A top executive at Olin, the manufacturer of Winchester Ammunition, said this week the brand’s slumping sales won’t continue in the second half of 2017.
Ammo sales dipped 15 percent in the second quarter — a major contributing factor, said President and CEO John E. Fischer, in Olin’s $5.9 million loss reported Monday.
“I believe we’ve experienced the worst that we’re going to experience in Winchester in the first two quarters of this year,” he told investors during a conference call Tuesday, holding fast to the brand’s projected $125 million in annual adjusted sales.
Fischer echoed a familiar sentiment heard across the industry since November: when Republicans took Congress and the White House, the threat of looming gun control dissipated and with it, demand.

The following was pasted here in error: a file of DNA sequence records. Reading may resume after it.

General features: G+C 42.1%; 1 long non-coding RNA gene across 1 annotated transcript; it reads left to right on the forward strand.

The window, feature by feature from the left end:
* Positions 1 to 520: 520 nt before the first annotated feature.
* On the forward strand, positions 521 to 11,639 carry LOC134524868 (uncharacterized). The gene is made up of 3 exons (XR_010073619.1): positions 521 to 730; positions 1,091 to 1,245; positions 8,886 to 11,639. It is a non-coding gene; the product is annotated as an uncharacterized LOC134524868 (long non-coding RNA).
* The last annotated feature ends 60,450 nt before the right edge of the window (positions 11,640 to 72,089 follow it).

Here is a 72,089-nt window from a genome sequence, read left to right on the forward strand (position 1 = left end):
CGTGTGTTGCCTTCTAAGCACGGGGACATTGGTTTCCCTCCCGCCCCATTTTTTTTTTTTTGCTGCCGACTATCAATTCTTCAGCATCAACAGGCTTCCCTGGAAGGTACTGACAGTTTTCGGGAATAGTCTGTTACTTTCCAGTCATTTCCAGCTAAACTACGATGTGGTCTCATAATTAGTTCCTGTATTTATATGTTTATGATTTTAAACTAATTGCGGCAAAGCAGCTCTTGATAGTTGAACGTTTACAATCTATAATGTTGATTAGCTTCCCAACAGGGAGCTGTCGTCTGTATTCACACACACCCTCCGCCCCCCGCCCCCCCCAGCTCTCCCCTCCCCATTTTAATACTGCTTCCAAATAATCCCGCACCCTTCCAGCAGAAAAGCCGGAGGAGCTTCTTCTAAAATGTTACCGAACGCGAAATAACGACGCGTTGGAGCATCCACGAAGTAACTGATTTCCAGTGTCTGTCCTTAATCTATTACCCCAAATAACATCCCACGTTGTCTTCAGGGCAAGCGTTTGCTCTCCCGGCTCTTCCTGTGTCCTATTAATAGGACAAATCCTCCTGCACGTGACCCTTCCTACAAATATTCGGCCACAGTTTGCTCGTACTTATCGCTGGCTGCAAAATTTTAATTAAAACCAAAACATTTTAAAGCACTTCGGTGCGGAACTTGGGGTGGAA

“Most of our big customers during the first half of the year were selling more than they were buying,” he said. “And that’s not sustainable long term.”
Besides, Winchester’s “strongest seasonal period” lies ahead in quarter three, according to Fischer, when he believes sales will recover.
“We’ve had years where 35 percent, 40 percent of our revenue occurs in Q3,” he said. “And we’ve also said that we’ve got a better outlook for military business. And that really, the biggest impact on that is in the second half … and that impact will also carry us through most of next year in terms of the military.”
Olin secured a $90.8 million contract with the Department of Defense in February for small caliber ammunition cartridges. Winchester will supply the United States Army with 5.56 mm, 7.62 mm, .50 caliber and small caliber ammo cartridges until July 31, 2018.